Changes due to the Schengen treaty
The rules laid out above were changed on 1 December 2008 as Switzerland joined the Schengen treaty; and all member countries must adapt some of their laws to a common standard. Following the draft of the Swiss government for the new Waffengesetz (weapons law), these points will change:
Unlawful possession of guns will be punished.
Gun trade among individuals will require a valid weapon acquisition permit:
this is, from a Swiss point of view, a radical restriction that is assumed will undercut private gun trade dramatically.
Every gun must be marked with a registered serial number.
Airsoft guns and imitations of real guns will also be governed by the new law.
Only one weapon may be purchased per weapon acquisition permit:
Presumably, this will dry out the market for relatively cheap used guns, including popular collector's items such as Swiss army revolvers from the late 19th/early 20th century.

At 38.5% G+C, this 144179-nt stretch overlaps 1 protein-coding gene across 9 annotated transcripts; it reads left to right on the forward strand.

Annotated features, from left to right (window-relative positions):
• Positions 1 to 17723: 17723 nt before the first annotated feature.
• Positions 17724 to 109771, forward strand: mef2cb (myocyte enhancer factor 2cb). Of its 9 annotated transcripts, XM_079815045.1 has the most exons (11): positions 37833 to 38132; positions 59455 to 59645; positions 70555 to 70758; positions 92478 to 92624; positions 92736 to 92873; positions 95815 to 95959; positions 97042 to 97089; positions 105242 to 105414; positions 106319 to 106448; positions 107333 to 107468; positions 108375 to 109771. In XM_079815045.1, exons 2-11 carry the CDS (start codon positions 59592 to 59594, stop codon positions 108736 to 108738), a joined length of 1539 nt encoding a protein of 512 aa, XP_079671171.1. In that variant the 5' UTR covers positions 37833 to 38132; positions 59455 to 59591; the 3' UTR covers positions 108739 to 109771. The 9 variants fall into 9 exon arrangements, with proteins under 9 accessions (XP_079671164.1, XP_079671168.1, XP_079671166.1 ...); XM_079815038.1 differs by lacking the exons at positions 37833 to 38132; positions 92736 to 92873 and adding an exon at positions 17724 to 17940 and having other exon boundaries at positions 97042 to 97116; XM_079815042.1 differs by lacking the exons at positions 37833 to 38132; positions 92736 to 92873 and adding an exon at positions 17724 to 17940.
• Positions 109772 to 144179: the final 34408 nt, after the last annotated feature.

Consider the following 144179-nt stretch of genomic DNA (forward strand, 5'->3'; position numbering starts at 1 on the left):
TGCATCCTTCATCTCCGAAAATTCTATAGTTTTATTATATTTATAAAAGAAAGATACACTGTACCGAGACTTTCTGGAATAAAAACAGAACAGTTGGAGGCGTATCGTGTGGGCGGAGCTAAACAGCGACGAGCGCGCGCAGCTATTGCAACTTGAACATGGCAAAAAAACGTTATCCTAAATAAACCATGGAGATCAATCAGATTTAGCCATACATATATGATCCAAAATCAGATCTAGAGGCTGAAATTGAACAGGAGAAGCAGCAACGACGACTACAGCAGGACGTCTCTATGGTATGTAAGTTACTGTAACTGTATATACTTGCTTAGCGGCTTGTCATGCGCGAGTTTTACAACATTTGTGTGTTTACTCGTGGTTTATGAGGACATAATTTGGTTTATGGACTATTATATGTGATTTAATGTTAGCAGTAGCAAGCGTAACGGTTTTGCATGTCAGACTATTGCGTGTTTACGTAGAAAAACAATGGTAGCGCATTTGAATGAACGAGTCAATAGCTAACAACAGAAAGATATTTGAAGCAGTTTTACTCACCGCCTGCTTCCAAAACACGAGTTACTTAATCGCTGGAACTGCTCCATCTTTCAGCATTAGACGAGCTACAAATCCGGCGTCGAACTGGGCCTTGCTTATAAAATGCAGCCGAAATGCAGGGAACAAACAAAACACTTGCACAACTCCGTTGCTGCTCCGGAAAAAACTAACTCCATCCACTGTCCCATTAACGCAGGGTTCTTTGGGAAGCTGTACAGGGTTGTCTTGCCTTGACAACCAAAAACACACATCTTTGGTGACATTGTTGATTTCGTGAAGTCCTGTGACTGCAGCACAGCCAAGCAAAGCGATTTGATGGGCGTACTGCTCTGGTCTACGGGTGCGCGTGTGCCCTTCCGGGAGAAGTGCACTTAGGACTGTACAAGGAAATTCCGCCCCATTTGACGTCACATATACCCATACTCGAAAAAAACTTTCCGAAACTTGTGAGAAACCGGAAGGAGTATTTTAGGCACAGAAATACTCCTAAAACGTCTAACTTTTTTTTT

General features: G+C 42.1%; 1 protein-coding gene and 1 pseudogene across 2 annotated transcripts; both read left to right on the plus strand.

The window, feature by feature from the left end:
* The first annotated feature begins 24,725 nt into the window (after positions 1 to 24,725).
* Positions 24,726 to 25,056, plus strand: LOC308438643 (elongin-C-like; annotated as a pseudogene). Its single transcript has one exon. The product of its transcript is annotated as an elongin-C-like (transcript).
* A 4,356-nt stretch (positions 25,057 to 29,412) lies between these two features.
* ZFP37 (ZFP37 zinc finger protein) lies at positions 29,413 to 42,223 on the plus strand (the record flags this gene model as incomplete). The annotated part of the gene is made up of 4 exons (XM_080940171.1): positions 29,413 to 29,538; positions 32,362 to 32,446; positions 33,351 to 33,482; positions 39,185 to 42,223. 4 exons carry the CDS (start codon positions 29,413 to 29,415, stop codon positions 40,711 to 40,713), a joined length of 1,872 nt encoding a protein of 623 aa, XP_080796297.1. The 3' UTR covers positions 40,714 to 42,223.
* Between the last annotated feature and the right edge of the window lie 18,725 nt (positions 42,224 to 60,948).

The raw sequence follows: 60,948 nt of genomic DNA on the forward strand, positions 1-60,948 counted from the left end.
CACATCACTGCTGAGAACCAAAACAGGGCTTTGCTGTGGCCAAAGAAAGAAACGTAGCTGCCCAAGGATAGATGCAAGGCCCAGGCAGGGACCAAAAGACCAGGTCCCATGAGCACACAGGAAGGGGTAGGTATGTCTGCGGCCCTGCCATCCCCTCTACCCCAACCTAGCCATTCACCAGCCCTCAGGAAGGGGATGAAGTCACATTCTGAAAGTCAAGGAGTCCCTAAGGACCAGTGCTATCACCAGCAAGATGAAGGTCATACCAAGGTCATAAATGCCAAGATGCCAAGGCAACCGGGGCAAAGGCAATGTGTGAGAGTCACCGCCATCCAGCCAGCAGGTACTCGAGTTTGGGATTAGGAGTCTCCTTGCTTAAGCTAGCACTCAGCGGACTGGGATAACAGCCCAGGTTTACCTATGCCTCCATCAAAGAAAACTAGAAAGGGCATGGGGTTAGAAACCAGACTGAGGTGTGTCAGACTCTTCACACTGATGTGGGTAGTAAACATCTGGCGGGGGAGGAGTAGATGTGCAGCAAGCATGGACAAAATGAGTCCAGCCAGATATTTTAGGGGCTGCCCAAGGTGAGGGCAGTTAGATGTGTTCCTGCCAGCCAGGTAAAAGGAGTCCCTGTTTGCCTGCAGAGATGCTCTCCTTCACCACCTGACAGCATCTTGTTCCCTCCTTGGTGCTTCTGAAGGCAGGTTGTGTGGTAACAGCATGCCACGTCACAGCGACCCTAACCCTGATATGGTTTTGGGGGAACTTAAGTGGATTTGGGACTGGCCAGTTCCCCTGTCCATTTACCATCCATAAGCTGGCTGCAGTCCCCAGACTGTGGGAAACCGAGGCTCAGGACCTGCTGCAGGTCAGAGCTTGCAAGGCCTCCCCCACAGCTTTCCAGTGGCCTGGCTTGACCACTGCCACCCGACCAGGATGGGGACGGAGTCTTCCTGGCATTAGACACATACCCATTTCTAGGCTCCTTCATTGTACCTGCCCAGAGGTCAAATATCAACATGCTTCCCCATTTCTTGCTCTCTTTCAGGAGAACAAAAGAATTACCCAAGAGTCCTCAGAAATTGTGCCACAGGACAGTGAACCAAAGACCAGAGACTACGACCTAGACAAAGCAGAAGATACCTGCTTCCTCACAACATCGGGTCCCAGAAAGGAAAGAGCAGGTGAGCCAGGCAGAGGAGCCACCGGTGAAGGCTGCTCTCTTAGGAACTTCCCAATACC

Weapons acquired from an individual in the last ten years (which did not require a weapon acquisition permit) have to be registered.
As a central weapons register was politically unfeasible, the authorities hope to get an overview of the market through this registration requirement.
While the above mentioned "free arms" remain exempt from the weapon acquisition permit, the vendor is required to notify the local arms bureau of the sale.